Dollar smuggling

Dr Ramesh Kumar Vankwani
Friday, Feb 10, 2023

New York-based media outlet ‘Bloomberg’ has revealed in its latest report that around $5 million are being smuggled from Pakistan to Afghanistan on a daily basis. It says that the smuggling of dollars provides “some support for the squeezed economy after the US and Europe denied the Taliban regime access to billions in foreign reserves.”

Calling smuggled dollars from Pakistan a lifeline for the Taliban government, the report highlights that although the illicit flow of dollars is helping Afghanistan, it is hurting Pakistan’s national economy quite badly. When the Taliban recaptured Kabul after almost two decades in August 2021, the US and Europe froze more than $9 billion in Afghanistan’s central bank reserves.

Afghanistan’s banking system has not been linked to international financial institutions since the US withdrawal. However, the Taliban-run central bank, Da Afghanistan Bank, reportedly injects $17 million into the market every week, suggesting that the central bank has plenty of dollar reserves despite sanctions and internal turmoil.

The local Afghan currency, which was 124 per US dollar in December 2021 after the Taliban takeover, has now strengthened to around 90 per dollar. This trend has made Bloomberg declare Afghanistan’s currency as one of the best performers in the world during the last 12 months.

According to the report, Pakistan’s currency has suffered the worst decline and has ranked at the lowest position. The rupee has depreciated by about 37 per cent against the US dollar, an all-time low. The report has cited the 2022 devastating floods, rising inflation, political uncertainty and uncontrolled foreign exchange as factors responsible for the current state of Pakistan’s economy.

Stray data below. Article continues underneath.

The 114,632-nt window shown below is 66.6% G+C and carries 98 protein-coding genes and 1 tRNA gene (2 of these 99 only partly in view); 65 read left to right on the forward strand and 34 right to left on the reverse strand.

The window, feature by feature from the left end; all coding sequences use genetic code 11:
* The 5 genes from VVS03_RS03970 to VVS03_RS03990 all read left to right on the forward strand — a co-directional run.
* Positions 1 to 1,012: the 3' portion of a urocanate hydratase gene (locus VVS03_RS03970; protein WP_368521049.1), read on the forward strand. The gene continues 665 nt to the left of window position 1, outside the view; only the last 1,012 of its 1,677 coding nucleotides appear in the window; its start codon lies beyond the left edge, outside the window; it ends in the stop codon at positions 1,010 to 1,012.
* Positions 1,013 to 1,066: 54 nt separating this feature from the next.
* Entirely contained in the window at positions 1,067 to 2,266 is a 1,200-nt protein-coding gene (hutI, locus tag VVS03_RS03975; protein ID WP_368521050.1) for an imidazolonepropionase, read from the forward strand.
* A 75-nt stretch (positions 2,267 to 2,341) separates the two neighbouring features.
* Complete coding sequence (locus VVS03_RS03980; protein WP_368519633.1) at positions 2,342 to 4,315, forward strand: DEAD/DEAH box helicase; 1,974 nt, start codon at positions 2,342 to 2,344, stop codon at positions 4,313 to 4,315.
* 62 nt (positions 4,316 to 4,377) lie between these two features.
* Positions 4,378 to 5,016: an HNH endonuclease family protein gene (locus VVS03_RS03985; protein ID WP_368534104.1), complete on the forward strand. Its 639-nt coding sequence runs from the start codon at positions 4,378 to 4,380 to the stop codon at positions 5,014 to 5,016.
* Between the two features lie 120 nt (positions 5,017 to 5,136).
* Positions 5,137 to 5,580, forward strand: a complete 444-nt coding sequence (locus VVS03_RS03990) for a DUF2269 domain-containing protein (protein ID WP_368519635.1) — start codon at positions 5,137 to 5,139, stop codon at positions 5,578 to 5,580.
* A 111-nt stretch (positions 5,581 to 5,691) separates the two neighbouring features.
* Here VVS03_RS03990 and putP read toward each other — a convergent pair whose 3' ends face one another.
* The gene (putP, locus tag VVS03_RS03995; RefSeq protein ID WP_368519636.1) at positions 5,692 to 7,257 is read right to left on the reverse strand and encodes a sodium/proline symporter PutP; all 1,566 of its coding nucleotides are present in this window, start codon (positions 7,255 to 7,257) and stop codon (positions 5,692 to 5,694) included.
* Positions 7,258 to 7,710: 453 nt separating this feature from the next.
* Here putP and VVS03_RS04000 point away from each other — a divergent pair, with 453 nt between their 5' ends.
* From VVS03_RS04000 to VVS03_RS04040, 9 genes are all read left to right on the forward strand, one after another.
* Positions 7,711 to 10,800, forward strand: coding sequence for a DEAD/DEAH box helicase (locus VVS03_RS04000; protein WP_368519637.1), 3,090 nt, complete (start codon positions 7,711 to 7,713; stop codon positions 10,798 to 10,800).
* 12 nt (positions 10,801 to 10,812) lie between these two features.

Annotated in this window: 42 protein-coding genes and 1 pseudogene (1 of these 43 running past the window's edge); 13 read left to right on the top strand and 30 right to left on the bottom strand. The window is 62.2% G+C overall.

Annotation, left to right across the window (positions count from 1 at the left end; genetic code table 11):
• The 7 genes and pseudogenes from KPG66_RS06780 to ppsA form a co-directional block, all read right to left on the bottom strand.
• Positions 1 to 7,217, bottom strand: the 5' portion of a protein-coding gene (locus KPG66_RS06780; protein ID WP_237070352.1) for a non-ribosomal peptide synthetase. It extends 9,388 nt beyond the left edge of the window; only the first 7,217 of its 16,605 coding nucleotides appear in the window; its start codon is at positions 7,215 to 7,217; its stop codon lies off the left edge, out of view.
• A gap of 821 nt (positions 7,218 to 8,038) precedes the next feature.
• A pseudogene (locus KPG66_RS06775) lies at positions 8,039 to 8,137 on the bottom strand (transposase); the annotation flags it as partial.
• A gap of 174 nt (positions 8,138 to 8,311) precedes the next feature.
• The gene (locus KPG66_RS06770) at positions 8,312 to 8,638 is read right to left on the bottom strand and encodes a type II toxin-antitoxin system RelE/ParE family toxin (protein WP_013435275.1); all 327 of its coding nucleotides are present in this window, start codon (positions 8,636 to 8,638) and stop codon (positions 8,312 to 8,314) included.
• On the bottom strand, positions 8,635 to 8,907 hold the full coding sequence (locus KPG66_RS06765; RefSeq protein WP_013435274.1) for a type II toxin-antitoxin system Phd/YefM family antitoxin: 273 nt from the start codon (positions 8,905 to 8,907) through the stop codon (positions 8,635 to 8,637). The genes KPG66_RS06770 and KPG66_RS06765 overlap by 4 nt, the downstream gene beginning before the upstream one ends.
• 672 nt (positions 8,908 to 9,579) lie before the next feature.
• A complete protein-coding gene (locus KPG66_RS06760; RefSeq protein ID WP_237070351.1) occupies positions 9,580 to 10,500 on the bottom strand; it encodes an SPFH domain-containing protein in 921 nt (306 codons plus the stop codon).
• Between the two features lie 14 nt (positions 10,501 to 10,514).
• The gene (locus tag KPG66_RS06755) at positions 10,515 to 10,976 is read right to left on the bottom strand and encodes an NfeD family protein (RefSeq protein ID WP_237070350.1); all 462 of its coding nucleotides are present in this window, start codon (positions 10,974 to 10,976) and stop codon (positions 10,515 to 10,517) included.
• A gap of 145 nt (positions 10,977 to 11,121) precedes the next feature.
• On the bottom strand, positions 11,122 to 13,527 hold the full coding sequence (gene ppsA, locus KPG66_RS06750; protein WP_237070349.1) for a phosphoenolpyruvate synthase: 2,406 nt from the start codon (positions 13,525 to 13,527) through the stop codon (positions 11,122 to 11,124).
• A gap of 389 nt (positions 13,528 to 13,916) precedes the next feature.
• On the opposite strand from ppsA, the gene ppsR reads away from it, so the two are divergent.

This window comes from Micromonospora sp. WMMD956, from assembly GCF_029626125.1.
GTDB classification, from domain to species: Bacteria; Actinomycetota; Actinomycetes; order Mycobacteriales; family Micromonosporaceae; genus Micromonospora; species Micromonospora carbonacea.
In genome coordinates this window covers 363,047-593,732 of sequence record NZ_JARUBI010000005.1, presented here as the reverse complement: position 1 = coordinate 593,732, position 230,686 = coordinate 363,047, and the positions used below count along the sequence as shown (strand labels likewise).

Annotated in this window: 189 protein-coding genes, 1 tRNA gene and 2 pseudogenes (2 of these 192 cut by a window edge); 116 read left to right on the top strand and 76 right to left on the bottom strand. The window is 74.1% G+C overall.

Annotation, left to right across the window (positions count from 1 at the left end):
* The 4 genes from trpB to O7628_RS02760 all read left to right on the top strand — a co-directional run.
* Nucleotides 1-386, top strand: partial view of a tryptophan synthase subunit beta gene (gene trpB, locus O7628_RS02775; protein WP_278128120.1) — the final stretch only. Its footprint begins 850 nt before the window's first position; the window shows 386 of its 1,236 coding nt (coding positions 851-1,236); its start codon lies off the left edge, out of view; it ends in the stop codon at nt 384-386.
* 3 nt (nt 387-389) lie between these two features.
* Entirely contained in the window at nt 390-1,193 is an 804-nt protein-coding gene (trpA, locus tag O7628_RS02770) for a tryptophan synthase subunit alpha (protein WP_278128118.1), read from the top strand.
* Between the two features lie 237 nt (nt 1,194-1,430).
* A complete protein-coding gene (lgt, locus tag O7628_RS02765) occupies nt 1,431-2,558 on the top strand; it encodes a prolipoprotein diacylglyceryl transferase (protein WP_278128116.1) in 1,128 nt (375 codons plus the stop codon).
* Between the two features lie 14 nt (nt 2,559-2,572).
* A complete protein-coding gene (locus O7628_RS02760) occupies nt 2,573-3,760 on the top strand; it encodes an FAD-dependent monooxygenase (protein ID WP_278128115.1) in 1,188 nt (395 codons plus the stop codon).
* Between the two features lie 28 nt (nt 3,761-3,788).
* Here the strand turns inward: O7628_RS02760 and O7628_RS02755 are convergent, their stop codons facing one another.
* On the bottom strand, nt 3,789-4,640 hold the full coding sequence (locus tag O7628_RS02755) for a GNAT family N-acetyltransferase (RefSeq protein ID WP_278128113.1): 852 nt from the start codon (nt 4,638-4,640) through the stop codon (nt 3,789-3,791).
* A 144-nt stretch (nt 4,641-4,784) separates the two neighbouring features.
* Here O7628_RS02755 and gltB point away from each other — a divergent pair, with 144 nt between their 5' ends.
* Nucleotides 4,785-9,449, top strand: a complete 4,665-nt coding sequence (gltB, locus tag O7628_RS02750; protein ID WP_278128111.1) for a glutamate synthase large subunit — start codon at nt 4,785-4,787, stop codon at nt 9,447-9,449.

I think that while the Bloomberg report may be a surprising revelation to the world, such news has been appearing frequently in the Pakistani media since last year. Various reports suggest that one of the major reasons for the economic crisis is the smuggling of dollars into Afghanistan. In this regard, a video went viral on social media showing bags full of dollars being prepared for cross-border smuggling.

Last December, when the value of the US dollar was going out of control, it was revealed in a high-level meeting chaired by the federal minister of finance that smugglers were still involved in transferring dollars to Afghanistan through various tactics. Unfortunately, despite the assessment of the problem, no clear road map was presented to deal with this crisis.

Before the US withdrawal, around $500 million per week were provided for the expenses of the coalition forces. Similarly, the substantial humanitarian assistance from international donors and organizations including the UN and the EU was another source of dollars in the country. However, after the Taliban took over Kabul, the situation changed completely. Due to uncertainty, locals started preferring dollars over Afghan currency for transactions. Similarly, those who were looking for their future outside of Afghanistan in the emerging situation also converted their savings into dollars.

I remember that at the time of the Taliban takeover in August 2021, one US dollar was around 160 Pakistani rupees. And Pakistan’s foreign exchange reserves were around $22 billion. However, within one month, the dollar reached Rs170 in Pakistan and Rs178 in Kabul. Due to good profit margins, smugglers started purchasing dollars from Pakistan to sell them in Afghanistan.

I repeatedly warned in my past columns that the complicated situation in Afghanistan would inevitably affect Pakistan and we needed a solid strategy in this regard. Unfortunately, we are mired in internal conflicts so much that our political parties have shifted their focus away from national issues to confront each other.

Today, the situation has reached such a point that millions of dollars are being smuggled from Pakistan into Afghanistan every day, which has caused the entire Pakistani nation to suffer from inflation at a large scale.

The writer is a member of the National Assembly and patron-in-chief of the Pakistan Hindu Council.

He tweets @RVankwani